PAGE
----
POCATELLO — A Jerome man on felony probation for inappropriately touching a 15-year-old female relative in 2017 and allegedly raping one of his ex-wife’s first-grade students in 2008 will soon be serving prison time, a judge ruled Wednesday.
Wearing an orange jumpsuit and shackles, David James McGarry, 51, appeared in front of Judge Stephen Dunn at the Bannock County Courthouse in Pocatello for a probation violations hearing that involved McGarry allegedly staying out past curfew, refusing to take a polygraph lie detector test mandated by his sex abuse treatment program and accessing pornography on his cellphone.
After McGarry admitted to the violations, which occurred in Jerome County between December 2018 and January 2019, Dunn revoked his probation, sentenced him to serve six years in prison and retained jurisdiction for up to one year.
Known commonly as a “rider,” Dunn retaining jurisdiction on the 2017 case allows McGarry to complete a sexual conduct rehabilitation program in the custody of the Idaho Department of Correction for up to one year. If McGarry disobeys program orders, he could serve the six years in prison; however, Dunn said McGarry, who is currently incarcerated at the Bannock County Jail with no bond, will not begin the “rider” until he’s resolved the charges of rape and lewd conduct against the first-grader that Bannock County prosecutors charged him with via a grand jury indictment in January 2019.
“You’re not going anywhere until the other case is resolved,” Dunn told McGarry in court on Wednesday. “I know some things need to happen for that case to get resolved, but you’re going to sit (in the Bannock County Jail) and this ‘rider’ will continuously get pushed out until the other case is taken care of.”
Dunn imposed the retained jurisdiction sentence despite Bannock County Deputy Prosecutor Alan Boehme arguing McGarry did not deserve a sentence of supervision that starts with a sexual abuse treatment program at an IDOC facility because he failed to complete the sexual abuse treatment ordered via the felony probation sentence that he violated on numerous occasions for the case involving the 15-year-old relative. Boehme had argued Dunn should instead send McGarry straight to prison.
The felony probation McGarry violated began after a Pocatello police investigation determined he molested a 15-year-old girl he’s related to at his former Pocatello residence in February 2017, according to police reports. Bannock County prosecutors charged him with one felony count of sexual abuse of a minor under the age of 16 four days after the inappropriate sexual conduct occurred, court records say.
McGarry pleaded guilty to a reduced charge of felony injury to a child in November 2017 and Dunn sentenced him in April 2018 to serve six years in prison, which Dunn suspended, and instead placed McGarry on felony probation for a term of four years, according to court records.
Though he was not required to register as a sex offender, McGarry was ordered to complete sexual abuse treatment as part of his felony probation sentence. One aspect of McGarry’s probation violations stemmed from concerns he had about a polygraph lie detector test including questions about both the case involving the 15-year-old relative and his alleged sexual abuse of the first-grader, McGarry’s Pocatello attorney Kent Reynolds said in court Wednesday.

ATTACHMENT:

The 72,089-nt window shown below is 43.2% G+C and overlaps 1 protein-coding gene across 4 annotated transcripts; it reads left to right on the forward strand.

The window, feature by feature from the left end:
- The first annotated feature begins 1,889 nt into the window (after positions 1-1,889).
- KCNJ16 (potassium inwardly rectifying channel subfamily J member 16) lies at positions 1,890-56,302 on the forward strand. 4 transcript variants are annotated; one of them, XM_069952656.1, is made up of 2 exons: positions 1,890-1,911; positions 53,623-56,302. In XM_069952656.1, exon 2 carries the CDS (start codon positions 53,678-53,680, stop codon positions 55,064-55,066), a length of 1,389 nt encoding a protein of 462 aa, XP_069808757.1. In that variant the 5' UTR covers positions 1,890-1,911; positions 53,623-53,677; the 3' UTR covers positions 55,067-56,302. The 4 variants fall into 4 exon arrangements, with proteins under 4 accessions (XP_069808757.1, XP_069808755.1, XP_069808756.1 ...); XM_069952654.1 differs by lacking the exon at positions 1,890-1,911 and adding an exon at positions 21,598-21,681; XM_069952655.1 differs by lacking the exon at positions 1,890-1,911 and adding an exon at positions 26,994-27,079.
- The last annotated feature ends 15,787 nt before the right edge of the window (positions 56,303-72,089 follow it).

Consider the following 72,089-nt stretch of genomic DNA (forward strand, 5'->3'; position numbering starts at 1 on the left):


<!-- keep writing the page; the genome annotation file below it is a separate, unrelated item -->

In January 2019, Bannock County prosecutors filed a grand jury indictment stating McGarry allegedly engaged in sexual intercourse and other sexual acts with a first-grade student of his former wife, Tiffany Marie Petersen, starting in August 2008 while Petersen was the boy’s teacher at Washington Elementary School in Pocatello.
The sexual abuse of the 8-year-old male student allegedly happened at Washington Elementary School while McGarry, who was Petersen’s boyfriend at the time, was apparently allowed into Petersen’s classroom while she was teaching, according to a civil lawsuit filed by the victim’s family against Petersen and Pocatello/Chubbuck School District 25 in August 2018.
McGarry would later become a non-certified substitute teacher for School District 25 in October 2009 and served in that capacity until September 2015, according to School District 25 records.
Petersen is a Pocatello/Chubbuck School District 25 teacher who transferred from Washington Elementary School in March 2009 to her current position at Syringa Elementary School, according to District 25 records. She has been on administrative leave from the district since January 2018.
Last week, Petersen, who was indicted on identical charges at the same time as McGarry, entered an Alford plea on a misdemeanor injury to a child charge and Bannock County prosecutors dismissed the felony rape and lewd conduct charges involving the first-grader. Peterson received a sentence of two years misdemeanor probation and a $1,000 fine.
By pleading guilty to misdemeanor injury to a child via the Alford plea, Petersen admitted no wrongdoing but conceded that there was likely enough evidence to convict her if the case had gone to trial.
Petersen remains on administrative leave and can resume teaching so long as her employer is aware of her criminal history, Judge Eric Hunn ruled.
McGarry has retained Reynolds to represent him at the trial involving the charges that he allegedly raped the first-grader. That trial is expected to begin on March 17 at the Bannock County Courthouse.
Though Dunn is assigned the case he said Wednesday he is to retire before the expected trial date. It remains unclear which 6th District judge will take over the case.
If convicted of the rape and lewd conduct charges against him, McGarry faces up to life in prison.